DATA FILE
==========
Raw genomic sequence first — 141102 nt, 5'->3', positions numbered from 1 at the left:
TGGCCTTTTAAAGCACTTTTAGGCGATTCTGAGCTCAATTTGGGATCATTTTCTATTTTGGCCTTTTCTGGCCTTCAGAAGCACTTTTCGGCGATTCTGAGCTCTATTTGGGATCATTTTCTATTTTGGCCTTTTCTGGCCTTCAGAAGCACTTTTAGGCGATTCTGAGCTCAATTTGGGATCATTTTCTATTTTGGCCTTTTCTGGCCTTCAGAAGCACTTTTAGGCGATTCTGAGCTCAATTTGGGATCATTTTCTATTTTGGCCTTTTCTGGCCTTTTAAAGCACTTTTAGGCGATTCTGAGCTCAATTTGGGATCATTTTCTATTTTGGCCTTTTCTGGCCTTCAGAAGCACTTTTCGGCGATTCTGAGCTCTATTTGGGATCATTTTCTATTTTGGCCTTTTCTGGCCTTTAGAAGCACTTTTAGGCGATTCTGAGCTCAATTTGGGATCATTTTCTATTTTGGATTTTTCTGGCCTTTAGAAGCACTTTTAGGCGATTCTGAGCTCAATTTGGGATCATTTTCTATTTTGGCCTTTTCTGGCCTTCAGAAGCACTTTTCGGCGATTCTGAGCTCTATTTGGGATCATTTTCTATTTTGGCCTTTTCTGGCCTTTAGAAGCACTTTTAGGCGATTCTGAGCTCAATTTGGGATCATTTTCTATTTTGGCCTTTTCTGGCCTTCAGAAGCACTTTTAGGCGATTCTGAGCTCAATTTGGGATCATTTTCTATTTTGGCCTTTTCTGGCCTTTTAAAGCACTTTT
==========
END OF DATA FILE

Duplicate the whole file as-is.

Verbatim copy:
Raw genomic sequence first — 141102 nt, 5'->3', positions numbered from 1 at the left:
TGGCCTTTTAAAGCACTTTTAGGCGATTCTGAGCTCAATTTGGGATCATTTTCTATTTTGGCCTTTTCTGGCCTTCAGAAGCACTTTTCGGCGATTCTGAGCTCTATTTGGGATCATTTTCTATTTTGGCCTTTTCTGGCCTTCAGAAGCACTTTTAGGCGATTCTGAGCTCAATTTGGGATCATTTTCTATTTTGGCCTTTTCTGGCCTTCAGAAGCACTTTTAGGCGATTCTGAGCTCAATTTGGGATCATTTTCTATTTTGGCCTTTTCTGGCCTTTTAAAGCACTTTTAGGCGATTCTGAGCTCAATTTGGGATCATTTTCTATTTTGGCCTTTTCTGGCCTTCAGAAGCACTTTTCGGCGATTCTGAGCTCTATTTGGGATCATTTTCTATTTTGGCCTTTTCTGGCCTTTAGAAGCACTTTTAGGCGATTCTGAGCTCAATTTGGGATCATTTTCTATTTTGGATTTTTCTGGCCTTTAGAAGCACTTTTAGGCGATTCTGAGCTCAATTTGGGATCATTTTCTATTTTGGCCTTTTCTGGCCTTCAGAAGCACTTTTCGGCGATTCTGAGCTCTATTTGGGATCATTTTCTATTTTGGCCTTTTCTGGCCTTTAGAAGCACTTTTAGGCGATTCTGAGCTCAATTTGGGATCATTTTCTATTTTGGCCTTTTCTGGCCTTCAGAAGCACTTTTAGGCGATTCTGAGCTCAATTTGGGATCATTTTCTATTTTGGCCTTTTCTGGCCTTTTAAAGCACTTTT